JERUSALEM – Israeli troops arrested reclusive Hamas ideologue Mohammed Taha on Monday in a deadly raid, signaling a change in Israeli strategy that until now had not targeted the Islamic militant group's leadership.
Backed by attack helicopters and tanks, troops blew up Taha's home and three others in the Bureij refugee camp in the Gaza Strip. Eight people died in the raid, and besides the 65-year-old Hamas co-founder, his five sons -- all Hamas activists -- were arrested.
The arrests, part of a two-week-old offensive in Gaza, marked the first attack on a Hamas leader since the latest Israel-Palestinian conflict erupted in September 2000. Israel had focused its efforts on rank-and-file militants and on the security forces of the Palestinian Authority itself.
The shift comes as Israel's new hard-line government, sworn in last week, promised more crippling blows to militant Islamic groups and as global attention turns toward U.S. action in Iraq.
In Washington, State Department spokesman Richard Boucher criticized Israeli demolitions of Palestinian homes.
"We've been very clear about our policy regarding the practice of demolitions," he said. "Demolition of civilian structures deprives Palestinians of shelter and the ability to peacefully earn a livelihood.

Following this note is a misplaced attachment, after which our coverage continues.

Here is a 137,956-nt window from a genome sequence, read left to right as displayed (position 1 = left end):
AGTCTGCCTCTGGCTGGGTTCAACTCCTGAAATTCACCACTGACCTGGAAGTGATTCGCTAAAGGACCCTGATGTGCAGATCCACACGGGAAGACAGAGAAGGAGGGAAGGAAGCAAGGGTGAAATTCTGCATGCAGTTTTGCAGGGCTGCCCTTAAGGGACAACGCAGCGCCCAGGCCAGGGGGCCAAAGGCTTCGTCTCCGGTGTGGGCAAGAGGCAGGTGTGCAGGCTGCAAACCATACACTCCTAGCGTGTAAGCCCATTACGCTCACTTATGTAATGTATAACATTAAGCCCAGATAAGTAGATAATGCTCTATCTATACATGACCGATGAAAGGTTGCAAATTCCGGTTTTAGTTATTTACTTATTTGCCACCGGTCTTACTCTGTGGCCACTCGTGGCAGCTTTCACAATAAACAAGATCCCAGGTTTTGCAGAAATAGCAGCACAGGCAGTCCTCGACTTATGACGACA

"It exacerbates the humanitarian situation inside the Palestinian areas and makes more difficult the critical challenge of bringing about an end to violence and the restoration of calm."
Palestinians see Israel's offensive as an effort to deal Hamas a fatal blow before a U.S.-led war against Saddam Hussein; afterward, Israel might be constrained by U.S. pressure to compensate the Arab world by reining in the Jewish state.
"This escalation is clearly ahead of the likely war with Iraq," said Palestinian Information Minister Yasser Abed Rabbo. "We believe the aim of the attacks is to create conditions on the ground before the war in the region in order to destroy more of the foundations of the Palestinian Authority."
In Israel, some predict a domino effect in which the ouster of Saddam would enable the replacement of Palestinian leader Yasser Arafat. Others dismiss that. And, officially, Israel says the looming war has nothing to do with its offensive in the crowded, impoverished seaside Gaza Strip.
"The Palestinian issue will always stand alone," said Uzi Dayan, a retired general and former head of Israel's National Security Council.
Still, it remained to be seen whether taking Hamas leaders out of the picture will halt terror attacks in Israel.
Advocates of the military strikes say a lull in homicide attacks -- the last was Jan. 5 -- is the result of Israel's relentless military pressure. Others note that in the past, Israeli strikes against militant groups have sometimes served to end periods of relative calm.
"I have not yet seen a Hamas leader who is irreplaceable," said Shlomo Gazit of Tel Aviv University's Jaffee Center for Strategic Studies.
And Hamas spokesman Abdel Aziz Rantisi warned, "Israel will pay a high price for its crimes."